The building, which gained fame in the Texas Revolution, was originally built as a mission in 1718 near the headwaters of San Pedro Creek. It was moved twice, with the final move to its present location happening in 1724. These original buildings were already over 100 years old by the time the Battle of the Alamo occurred in 1836. At that battle, over 150 “Texians” died, including some of the state’s most famous folk heroes such as Davie Crockett, Jim Bowie and William Barrett Travis.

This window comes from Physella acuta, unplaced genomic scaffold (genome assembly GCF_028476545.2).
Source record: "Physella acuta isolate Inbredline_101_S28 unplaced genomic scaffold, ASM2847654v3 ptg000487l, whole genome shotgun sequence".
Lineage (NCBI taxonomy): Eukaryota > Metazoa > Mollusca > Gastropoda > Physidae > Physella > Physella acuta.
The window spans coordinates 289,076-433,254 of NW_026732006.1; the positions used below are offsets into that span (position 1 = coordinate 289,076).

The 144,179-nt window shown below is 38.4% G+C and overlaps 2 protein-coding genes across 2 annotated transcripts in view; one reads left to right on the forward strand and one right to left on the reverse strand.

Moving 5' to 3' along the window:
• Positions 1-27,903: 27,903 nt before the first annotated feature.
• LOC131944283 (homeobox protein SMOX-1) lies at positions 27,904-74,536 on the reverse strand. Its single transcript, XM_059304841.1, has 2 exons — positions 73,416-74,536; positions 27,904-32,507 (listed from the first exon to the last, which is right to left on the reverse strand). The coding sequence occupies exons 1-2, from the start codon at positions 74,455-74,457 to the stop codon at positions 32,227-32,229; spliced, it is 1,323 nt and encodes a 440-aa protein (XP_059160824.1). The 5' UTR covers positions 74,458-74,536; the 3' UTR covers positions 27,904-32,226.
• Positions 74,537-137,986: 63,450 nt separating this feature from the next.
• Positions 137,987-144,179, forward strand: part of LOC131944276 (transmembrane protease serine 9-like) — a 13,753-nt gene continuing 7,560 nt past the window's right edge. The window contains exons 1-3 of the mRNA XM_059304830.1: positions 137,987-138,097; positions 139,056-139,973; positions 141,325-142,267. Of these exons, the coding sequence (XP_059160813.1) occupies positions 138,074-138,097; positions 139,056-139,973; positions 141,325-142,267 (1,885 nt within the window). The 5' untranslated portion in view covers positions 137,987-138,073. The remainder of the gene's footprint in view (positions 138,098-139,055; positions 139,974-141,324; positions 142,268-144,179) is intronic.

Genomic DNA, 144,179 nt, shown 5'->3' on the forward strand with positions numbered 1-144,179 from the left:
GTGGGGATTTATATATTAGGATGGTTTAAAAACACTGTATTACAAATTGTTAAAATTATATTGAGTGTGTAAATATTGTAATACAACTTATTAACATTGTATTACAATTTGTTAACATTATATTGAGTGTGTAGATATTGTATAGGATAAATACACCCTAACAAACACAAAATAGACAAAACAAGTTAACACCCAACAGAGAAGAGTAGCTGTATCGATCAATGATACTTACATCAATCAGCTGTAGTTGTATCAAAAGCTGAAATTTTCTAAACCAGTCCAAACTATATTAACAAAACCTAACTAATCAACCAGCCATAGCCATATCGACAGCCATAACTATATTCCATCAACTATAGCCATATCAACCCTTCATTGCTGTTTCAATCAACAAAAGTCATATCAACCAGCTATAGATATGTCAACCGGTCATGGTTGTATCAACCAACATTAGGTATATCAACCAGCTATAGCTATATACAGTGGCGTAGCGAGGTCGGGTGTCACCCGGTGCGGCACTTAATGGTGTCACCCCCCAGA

Today, the Alamo is owned by the State of Texas and operated by the Daughters of the Republic of Texas. The Alamo is open every day of the year except Christmas Eve and Christmas Day. They are open 9 a.m. to 5:30 p.m. Monday through Saturday and 10 a.m. to 5:30 p.m. on Sunday. During the months of June, July and August, the Alamo remains open on Fridays and Saturdays until 7 p.m. Admission is free. The Alamo is located at 300 Alamo Plaza in downtown San Antonio.